Budget cuts are leverage for opposition concerns to be addressed – Granger

Opposition Leader David Granger says that the APNU intends to use the cuts it jointly made with AFC last evening to the government’s $192.8B budget as a form of “leverage” to get the PPP/C administration to address the core concerns raised by the Opposition.

“We will continue to work for our supporters. We will use the leverage that we have gained this evening to go back to the government to continue talks until we get what we want,” Granger told reporters last evening during a break in the parliamentary sitting.

David Granger

Granger said that the APNU and the AFC decided to cut $2.233B from the budget after talks between the government and the two parties broke down on Tuesday evening.  “The PPP did not accept a single request or recommendation from the APNU and the AFC teams,” Granger said. “It was no negotiation at all,” he added.

Among the issues that the APNU and the AFC have been advocating are for a reduction in the Value Added Tax; an increase of University of Guyana subventions; a reduction in the Berbice River Bridge Toll;  an increase in Public Servants salaries and the establishment of a Procurement Commission.   Granger said that the only issue that the government conceded was when it agreed to increase old age pensions from the proposed $8,100 to $10,000.

“We told the government that we are prepared to consider requests for supplementary provisions if we get the items that we feel can promote development and can reduce the cost of living for the people,” Granger said.  He said that the APNU said it is prepared to support supplementary estimates for the government as long as it provides the concessions that the party has requested. The APNU, Granger says, believes that these concessions are necessary for the social and economic development of Guyana.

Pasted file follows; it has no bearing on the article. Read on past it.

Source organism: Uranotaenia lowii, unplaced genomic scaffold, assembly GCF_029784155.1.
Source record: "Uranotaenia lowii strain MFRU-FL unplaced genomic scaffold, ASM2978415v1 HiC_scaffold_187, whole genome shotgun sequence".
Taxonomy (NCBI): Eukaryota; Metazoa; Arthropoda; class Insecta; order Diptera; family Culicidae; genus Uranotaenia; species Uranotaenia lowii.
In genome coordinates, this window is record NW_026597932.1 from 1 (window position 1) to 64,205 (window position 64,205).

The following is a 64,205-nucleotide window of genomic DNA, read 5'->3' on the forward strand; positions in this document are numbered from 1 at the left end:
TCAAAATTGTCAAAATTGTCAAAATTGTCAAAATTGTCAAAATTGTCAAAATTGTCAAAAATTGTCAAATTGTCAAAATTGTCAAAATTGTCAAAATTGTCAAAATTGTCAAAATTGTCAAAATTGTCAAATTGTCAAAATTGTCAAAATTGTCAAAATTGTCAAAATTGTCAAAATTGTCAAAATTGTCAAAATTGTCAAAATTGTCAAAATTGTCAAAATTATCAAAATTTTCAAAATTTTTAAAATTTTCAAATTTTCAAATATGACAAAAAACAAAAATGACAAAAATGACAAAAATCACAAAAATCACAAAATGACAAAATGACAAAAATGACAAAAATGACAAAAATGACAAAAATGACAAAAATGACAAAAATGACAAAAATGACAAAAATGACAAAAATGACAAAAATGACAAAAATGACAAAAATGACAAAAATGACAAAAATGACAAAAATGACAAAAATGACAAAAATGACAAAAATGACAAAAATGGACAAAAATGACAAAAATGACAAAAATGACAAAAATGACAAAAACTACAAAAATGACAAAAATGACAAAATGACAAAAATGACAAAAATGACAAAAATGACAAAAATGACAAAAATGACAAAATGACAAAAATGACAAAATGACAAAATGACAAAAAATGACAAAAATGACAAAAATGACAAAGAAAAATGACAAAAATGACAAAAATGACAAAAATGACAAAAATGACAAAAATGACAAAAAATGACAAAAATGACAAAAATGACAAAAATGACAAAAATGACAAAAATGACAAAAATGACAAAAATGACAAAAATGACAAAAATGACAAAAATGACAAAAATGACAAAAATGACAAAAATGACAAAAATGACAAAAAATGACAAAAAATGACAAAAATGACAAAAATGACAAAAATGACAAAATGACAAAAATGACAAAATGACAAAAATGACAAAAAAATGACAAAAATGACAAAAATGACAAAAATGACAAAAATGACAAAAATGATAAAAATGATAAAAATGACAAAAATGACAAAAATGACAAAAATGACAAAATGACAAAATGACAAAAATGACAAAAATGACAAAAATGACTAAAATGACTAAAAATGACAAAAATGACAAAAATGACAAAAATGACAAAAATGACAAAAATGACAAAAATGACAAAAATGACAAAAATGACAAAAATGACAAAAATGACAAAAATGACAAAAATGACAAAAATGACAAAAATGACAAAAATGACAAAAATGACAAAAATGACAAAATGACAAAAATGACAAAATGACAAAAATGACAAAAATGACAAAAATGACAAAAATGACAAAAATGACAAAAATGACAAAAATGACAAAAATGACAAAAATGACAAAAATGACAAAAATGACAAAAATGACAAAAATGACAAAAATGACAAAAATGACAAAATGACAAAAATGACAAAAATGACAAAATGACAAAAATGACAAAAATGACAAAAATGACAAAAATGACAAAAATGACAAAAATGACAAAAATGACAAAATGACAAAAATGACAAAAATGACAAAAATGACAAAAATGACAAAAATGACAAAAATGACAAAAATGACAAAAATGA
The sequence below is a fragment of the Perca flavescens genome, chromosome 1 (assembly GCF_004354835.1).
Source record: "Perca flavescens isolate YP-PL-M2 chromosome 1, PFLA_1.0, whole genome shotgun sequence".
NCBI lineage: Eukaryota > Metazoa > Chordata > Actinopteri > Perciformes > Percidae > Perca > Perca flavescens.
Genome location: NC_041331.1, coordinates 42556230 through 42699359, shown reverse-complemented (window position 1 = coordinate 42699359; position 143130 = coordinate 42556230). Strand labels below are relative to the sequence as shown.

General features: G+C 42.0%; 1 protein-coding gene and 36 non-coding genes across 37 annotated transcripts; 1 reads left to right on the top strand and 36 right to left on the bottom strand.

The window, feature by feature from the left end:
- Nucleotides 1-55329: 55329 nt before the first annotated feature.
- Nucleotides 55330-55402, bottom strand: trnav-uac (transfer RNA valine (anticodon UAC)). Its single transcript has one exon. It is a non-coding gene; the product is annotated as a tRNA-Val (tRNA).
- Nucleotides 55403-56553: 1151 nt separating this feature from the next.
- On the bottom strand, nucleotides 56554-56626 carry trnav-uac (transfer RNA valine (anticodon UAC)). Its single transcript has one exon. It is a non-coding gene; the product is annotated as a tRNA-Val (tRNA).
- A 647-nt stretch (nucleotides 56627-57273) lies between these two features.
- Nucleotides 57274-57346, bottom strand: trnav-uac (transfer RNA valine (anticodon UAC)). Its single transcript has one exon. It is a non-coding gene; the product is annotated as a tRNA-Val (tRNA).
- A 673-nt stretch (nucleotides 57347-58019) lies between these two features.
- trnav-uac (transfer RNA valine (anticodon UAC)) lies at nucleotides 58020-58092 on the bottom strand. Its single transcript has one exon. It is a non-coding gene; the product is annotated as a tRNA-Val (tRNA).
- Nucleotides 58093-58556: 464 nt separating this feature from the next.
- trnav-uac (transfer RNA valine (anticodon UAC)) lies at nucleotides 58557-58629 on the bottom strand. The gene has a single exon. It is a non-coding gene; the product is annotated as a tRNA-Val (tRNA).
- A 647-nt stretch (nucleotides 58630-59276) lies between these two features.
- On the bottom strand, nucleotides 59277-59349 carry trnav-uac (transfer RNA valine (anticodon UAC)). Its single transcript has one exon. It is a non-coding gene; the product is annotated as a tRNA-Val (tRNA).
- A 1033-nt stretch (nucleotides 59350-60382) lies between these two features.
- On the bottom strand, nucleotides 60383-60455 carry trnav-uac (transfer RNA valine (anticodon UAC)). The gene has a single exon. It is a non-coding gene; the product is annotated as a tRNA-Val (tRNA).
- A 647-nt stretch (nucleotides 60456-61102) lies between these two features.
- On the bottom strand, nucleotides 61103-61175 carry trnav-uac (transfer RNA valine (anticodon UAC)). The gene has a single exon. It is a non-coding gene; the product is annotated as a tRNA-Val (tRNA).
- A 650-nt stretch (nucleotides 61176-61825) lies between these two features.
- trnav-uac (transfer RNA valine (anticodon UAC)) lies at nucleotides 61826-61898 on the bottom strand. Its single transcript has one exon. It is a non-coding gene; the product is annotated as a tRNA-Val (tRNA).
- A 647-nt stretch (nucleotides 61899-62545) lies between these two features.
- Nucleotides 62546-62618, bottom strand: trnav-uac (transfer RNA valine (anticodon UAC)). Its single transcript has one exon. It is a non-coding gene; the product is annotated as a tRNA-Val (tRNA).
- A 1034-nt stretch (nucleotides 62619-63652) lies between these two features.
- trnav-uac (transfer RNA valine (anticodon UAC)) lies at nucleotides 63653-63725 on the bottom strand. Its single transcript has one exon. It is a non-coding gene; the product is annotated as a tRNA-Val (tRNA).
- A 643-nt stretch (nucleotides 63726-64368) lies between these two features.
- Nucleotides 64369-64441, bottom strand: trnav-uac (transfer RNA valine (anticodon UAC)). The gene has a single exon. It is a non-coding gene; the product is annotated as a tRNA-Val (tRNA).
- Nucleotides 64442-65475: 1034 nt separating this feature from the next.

“We have not been able to achieve our expectations and we had to use this particular technique with the expectation that we will be consulted in the future,” he said.  He said that the APNU had entered into talks with the government with the hope that they could persuade the government that they were the majority and were speaking for the majority of the public.  He said too that at the first meeting between the government and the APNU, it had requested the presence of the AFC.

“We entered the talks with goodwill. We entered the talks with the expectation that the PPP/C would accede to some of our requests because we feel that we have to get the PPP on our side if we are to move the country forward, Granger said.

Granger meanwhile said that the party did not achieve its objectives but stopped short of saying that the APNU had been deceived by the government. He said the party was “soft-hearted” but not “soft-headed.

However, AFC Chairman Khemraj Ramjattan said that his party’s move to cut the budget was not about leverage but about ensuring “efficient management” of the country’s resources.  “It is to ensure that there is better performance. We also are indicating we would like to see all the revenue streams come into the Consolidated Fund,” Ramjattan said. He said too that the AFC believed that the cuts made were necessary for better management.

Meanwhile, both Opposition parties say they are prepared for any public relations backlash by the   government about the two opposition parties partnering to pass the budget cuts.

Granger told reporters that the party has already been in contact with its representatives in the region giving them instructions to counteract such a move by the government. “We are prepared but we are confident that our supporters understand the motivation that we have had throughout the budget debate. We are on their side and we are only using some of these cuts in order to bring the government back to the negotiating table…,” Granger said.

As for the non-supporters of the Opposition parties, Granger said that the APNU will emphasis that steps taken were not against ordinary workers.  “We will continue to let them know that the moves that we have made, the steps that we have taken are not against the working class, are not against ordinary workers. They are against a government which is refusing to consider the types of changes which we need,” Granger said.

Meanwhile, Ramjattan said that such an attack by the government is anticipated but that the party has faith that the population will follow the principle behind them. “Principled positions demand that we see it through based on reason. If the populism is going to make you do all manner of things and support the government’s budget then we are not going to get anywhere,” Ramjattan said.

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